What do LaVar Burton, Copyblogger and this blog all have in common?
We’re all rocking the Thesis theme (and you’d better believe that’s an affiliate link).
Over the last year, Thesis has taken the WordPress community by storm, quickly becoming the premium theme of choice of many top bloggers.
While it certainly doesn’t hurt to have people like Darren Rowse (TwiTip), Brian Clark (Copyblogger), Matt Cutts (Google egineer), and Chris Brogan using and promoting your theme. But, if you know anything about these bloggers (or myself for that matter) you kow they won’t promote a product that they don’t strongly believe in.
So what is it about Thesis that makes it so special? We’ll take a look in our second installment of WordPress Theme Reviews.
The “out of the box” Thesis design is one of the most clean & crisp designs you’ll find.
It’s minimalistic look and feel assures your content is always the center of attention.
There’s no denying that WooThemes’ 36 different themes are a more diverse offering out of the box. Their image heavy designs are a stark contrast to Thesis’ sleek default design.
However, Thesis incorporates the site’s title and description into the design so you don’t have to create an image for each new site as you do with Woo.
The flexibility of Thesis is where this theme out-classes every other theme on the market.
With just a click of the mouse you can go from a 2 to 3 column design and move those columns to the right or left sidebars.
Another built in option allows you to use featured posts, post teasers, or a mixture of the two. WPblogger for example doesn’t make use of the teaser function. MLBrumorblog on the other hand, relies solely on teasers. And, as you can see from the screen shots below, those are just a couple of the plethora of options Thesis gives you in the theme dashboard.
When you begin to consider the added flexibility Thesis offers through its use of
custom_functions.php files, the possibilities become nearly endless.
Want to add one of those fancy sliders to your home page that WooThemes uses in several of their themes? You can, as proven by Michael Gray on his SEO blog.
Would you like to utilize the 3 column widgetized footers that seem to be all the rage with blogs over the last year or so? Alex Frasier does just that on his young entrepreneur blog. Basically, you can replicate practically any look or feature of other themes utilizing the Thesis framework.
If you have any doubt about the utterly incredible flexibility of this theme, take a stroll through their showcase and check out the amazing diversity.
In all honesty, since I’ve purchased a developer license of Thesis, the only reason I’ve found to buy other themes has been this series of theme review posts.
Ease of Use
While Thesis does have a plethora of options to figure out, they are, for the most part, self explanatory.
Now, there is a bit of a learning curve once you get into making serious customizations. But, you’re not really learning Thesis per-say, you’re actually learning CSS and PHP to use within the Thesis framework.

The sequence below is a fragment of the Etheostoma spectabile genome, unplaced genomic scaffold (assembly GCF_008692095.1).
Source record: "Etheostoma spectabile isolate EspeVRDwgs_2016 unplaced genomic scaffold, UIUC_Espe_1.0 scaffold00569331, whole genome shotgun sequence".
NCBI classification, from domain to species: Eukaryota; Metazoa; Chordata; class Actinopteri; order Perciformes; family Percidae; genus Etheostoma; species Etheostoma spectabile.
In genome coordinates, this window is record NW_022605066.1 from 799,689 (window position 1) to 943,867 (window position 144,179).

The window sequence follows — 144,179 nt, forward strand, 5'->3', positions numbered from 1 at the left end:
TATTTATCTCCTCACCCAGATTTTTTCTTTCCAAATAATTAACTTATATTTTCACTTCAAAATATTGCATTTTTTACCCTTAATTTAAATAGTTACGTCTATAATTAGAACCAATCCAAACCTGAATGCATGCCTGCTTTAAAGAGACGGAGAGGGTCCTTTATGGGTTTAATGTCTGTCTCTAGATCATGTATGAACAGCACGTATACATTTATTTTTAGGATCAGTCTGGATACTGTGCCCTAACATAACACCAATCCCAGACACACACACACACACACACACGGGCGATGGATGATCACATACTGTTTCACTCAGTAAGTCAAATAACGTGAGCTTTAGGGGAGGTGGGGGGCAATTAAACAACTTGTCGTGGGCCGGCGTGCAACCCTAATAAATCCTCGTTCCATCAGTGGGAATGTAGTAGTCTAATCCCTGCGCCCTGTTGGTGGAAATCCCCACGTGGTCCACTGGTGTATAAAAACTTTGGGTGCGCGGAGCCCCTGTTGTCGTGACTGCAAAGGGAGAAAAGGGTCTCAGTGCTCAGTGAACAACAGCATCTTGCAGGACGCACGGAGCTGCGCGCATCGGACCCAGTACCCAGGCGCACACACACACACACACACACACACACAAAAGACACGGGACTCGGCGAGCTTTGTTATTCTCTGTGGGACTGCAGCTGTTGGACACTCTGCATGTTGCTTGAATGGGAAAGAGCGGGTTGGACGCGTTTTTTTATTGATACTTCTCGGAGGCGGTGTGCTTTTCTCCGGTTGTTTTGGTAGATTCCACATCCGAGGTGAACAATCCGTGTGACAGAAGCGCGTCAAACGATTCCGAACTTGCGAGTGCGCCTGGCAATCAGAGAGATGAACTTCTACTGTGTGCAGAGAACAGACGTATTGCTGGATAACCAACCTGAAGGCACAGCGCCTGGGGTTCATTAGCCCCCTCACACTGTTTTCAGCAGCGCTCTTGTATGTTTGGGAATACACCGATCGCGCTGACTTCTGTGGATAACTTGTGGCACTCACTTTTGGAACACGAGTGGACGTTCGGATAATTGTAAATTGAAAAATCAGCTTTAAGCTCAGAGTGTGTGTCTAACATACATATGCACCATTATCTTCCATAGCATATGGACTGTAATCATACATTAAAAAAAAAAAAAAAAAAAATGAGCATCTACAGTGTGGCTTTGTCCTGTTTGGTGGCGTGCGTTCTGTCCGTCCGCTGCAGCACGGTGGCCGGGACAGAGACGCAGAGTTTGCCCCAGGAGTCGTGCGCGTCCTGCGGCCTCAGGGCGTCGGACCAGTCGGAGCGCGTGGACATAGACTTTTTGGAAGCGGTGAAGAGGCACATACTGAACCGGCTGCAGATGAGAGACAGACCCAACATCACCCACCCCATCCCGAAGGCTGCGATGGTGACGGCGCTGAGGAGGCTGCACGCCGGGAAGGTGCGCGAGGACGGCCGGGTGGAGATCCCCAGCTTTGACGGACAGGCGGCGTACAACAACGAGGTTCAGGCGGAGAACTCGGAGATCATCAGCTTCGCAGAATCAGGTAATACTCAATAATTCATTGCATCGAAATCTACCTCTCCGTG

What you learn while customizing your site, is applicable to any site built with CSS. And of course, if you already know CSS and/or PHP you’ll probably find Thesis a breeze to use.
For those of us who aren’t CSS inclined, the free Thesis OpenHook plugin is immensely helpful and, among other things, allows you to make customizations within the WordPress dashboard. Since nearly all the customizations take place in either the custom.css or custom_functions.php file, swapping, sharing, and testing code is incredibly easy.
And, if you decide you don’t want to take the time to learn, there are a growing number of skins (ready made
custom_functions.php files) available that are easily applied to your Thesis installation to customize the design.
All in all, I would consider Thesis fairly easy to use. You can customize your design with a minimal amount of effort and if you get stuck, there plenty of places to turn for help. Which, conveniently, brings us to our next category…
Customer support is yet another area where Thesis checks in at the head of the class. The theme of course, comes with a manual to get you started and there’s a very active support forum where every one from beginner to expert congregates to ask questions and help with any issues that you may encounter.
And, if that’s not enough to quench your appetite for support, there are an increasing number of Thesis tutorials that walk you step by step through all sorts of customizations. The tutorials stretch from how to add a header image, to how to create a Gawker type carousel, to using different ads for pages of different topics.
If there’s something cool you want to do with Thesis, chances are there’s already a tutorial for it. And if not, I’m willing to bet someone in the forum can show you how it’s done.
I’ve used countless themes in my blogging career, and even helped design and sell one, and Thesis has an answer for almost every issue I’d encountered with any other theme.
The flexibility is unparalleled and the community surrounding is both knowledgeable and helpful. The price tag isn’t cheap ($87 for personal use, $164 for developer) but there are no monthly fees to remain a member and updates are free.
Look, if it seems like I am falling all over myself to say good things about Thesis, that’s because I am.
It is, quite simply, the best WordPress theme available, coming in at an impressive 9 out of 10 stars.